Posted by on March 5, 2012 Posted in Uncategorized
- The site URL is actually embedded in the Outlook appointment, making it easy for attendees to navigate to the site (and eliminates the ‘I can’t find the document…’ excuse)
- Everyone who is added as an attendee is automatically added to the site permissions as a contributor, so that they can upload and edit documents.
And another change has occurred between the 2007 and 2010 versions, this time within Outlook.
In Outlook 2007, when creating a new appointment in your calendar, if you clicked Invite Attendees you see a link within the ribbon (the new menu structure in Office 2007) to create a Meeting Workspace.
In Outlook 2010, the Meeting Workspace link is no longer actually enabled by default. And when it is enabled, it is a tiny icon up in the Quick Launch tray at the top of the page. To display it, you must first click the little arrow at the far right of the Quick Launch tray to open a dialogue box where you can choose what icons appear, including the Meeting Workspace icon.
But other than that, the functionality is the same. When you click the Meeting Workspace icon, a task pane appears on the left where you can configure options to create a Meeting Workspace, including location and template. The location list is populated with the 5 last visited sites. It may be empty the first time you use the feature and you will need to paste in the URL to a site. But after that, it will remember settings. People who are added to the To list will be added to the Members group of the site, with Contribute permissions (can add/edit/delete documents by default). The subject link will also be used as the site title. When you click Create, the site is provisioned and link is embedded in the body of the appointment.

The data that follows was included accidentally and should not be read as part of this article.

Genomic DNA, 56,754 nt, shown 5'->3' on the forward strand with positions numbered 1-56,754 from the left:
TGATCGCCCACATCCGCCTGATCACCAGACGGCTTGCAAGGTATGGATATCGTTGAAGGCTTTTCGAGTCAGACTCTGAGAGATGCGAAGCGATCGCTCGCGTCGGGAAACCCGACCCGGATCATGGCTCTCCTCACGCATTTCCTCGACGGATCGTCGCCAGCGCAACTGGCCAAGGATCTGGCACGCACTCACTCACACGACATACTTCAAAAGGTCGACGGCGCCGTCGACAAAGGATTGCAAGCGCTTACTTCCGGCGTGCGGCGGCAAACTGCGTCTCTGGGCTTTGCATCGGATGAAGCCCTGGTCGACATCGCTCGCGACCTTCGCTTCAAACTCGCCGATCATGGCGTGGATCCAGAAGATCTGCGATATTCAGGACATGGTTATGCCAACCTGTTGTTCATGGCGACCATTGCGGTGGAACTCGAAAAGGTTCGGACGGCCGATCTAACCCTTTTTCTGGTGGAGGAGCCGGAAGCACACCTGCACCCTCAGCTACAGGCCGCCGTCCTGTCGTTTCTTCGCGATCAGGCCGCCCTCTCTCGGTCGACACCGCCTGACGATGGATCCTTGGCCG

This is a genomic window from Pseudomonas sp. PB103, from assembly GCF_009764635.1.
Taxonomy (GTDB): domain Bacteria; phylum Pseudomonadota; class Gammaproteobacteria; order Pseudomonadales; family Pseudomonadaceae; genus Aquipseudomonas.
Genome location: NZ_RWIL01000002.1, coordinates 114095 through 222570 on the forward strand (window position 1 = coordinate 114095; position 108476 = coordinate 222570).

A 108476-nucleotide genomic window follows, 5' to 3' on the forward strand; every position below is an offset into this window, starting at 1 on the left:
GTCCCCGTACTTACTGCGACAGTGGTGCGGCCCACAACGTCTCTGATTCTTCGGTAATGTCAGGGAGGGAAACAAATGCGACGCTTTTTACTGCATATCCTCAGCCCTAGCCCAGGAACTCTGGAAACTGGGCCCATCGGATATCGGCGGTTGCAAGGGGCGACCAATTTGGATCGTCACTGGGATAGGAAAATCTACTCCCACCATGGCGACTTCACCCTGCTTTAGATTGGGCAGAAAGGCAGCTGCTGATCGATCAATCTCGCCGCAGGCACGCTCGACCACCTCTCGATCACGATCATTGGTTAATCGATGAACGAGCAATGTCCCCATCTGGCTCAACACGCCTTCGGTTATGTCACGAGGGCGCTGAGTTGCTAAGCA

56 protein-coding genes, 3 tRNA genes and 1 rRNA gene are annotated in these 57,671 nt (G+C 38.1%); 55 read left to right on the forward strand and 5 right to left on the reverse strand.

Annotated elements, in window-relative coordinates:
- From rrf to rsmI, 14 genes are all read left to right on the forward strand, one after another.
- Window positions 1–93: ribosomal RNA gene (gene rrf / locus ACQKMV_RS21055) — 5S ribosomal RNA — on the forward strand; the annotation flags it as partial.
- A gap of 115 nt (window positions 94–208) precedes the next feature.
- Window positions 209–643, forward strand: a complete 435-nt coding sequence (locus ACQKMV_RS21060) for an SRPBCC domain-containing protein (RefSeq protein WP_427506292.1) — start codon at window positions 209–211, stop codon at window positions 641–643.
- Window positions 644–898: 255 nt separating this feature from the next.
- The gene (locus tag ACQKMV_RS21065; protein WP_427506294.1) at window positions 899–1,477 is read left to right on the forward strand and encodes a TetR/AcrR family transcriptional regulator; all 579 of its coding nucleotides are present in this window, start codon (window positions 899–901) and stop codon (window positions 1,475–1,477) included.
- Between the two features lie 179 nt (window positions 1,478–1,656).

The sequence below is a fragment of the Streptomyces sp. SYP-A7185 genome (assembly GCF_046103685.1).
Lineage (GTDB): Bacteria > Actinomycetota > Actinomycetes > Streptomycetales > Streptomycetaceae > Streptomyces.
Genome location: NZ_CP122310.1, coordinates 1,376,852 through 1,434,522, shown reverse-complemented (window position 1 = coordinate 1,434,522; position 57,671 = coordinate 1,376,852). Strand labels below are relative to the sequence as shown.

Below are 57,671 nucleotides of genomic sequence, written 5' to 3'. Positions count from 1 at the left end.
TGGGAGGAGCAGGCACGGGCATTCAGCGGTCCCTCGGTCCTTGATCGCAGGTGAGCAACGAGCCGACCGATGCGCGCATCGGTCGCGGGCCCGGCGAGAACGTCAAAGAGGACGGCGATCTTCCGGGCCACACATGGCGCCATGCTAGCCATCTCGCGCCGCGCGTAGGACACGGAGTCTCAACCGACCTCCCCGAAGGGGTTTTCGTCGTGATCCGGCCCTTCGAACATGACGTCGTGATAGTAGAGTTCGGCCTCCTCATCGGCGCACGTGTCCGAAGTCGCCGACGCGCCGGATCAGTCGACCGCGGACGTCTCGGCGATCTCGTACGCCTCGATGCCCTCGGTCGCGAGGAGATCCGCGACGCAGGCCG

A couple of key tips: Enter the attendee list and subject line in the appointment before you create the meeting workspace. And keep the subject line short or you will end up with a very ugly URL. Gotchas to be aware of – recurring meetings in Outlook that are linked to a SharePoint Meeting Workspace site. I’ve seen a few cases of orphaned meeting workspaces when a recurrence is cancelled in Outlook and then rearranged.
And there you have it. SharePoint can be a very useful tool for organizing meetings. But it can also be over-engineered or designed. Only use meeting workspaces when the need justifies them. In many cases, a simple document library is all that is required, with the benefit of metadata to tag and find documents. A simple rule of thumb – think twice about using meeting workspaces for meetings that occur more frequently than quarterly…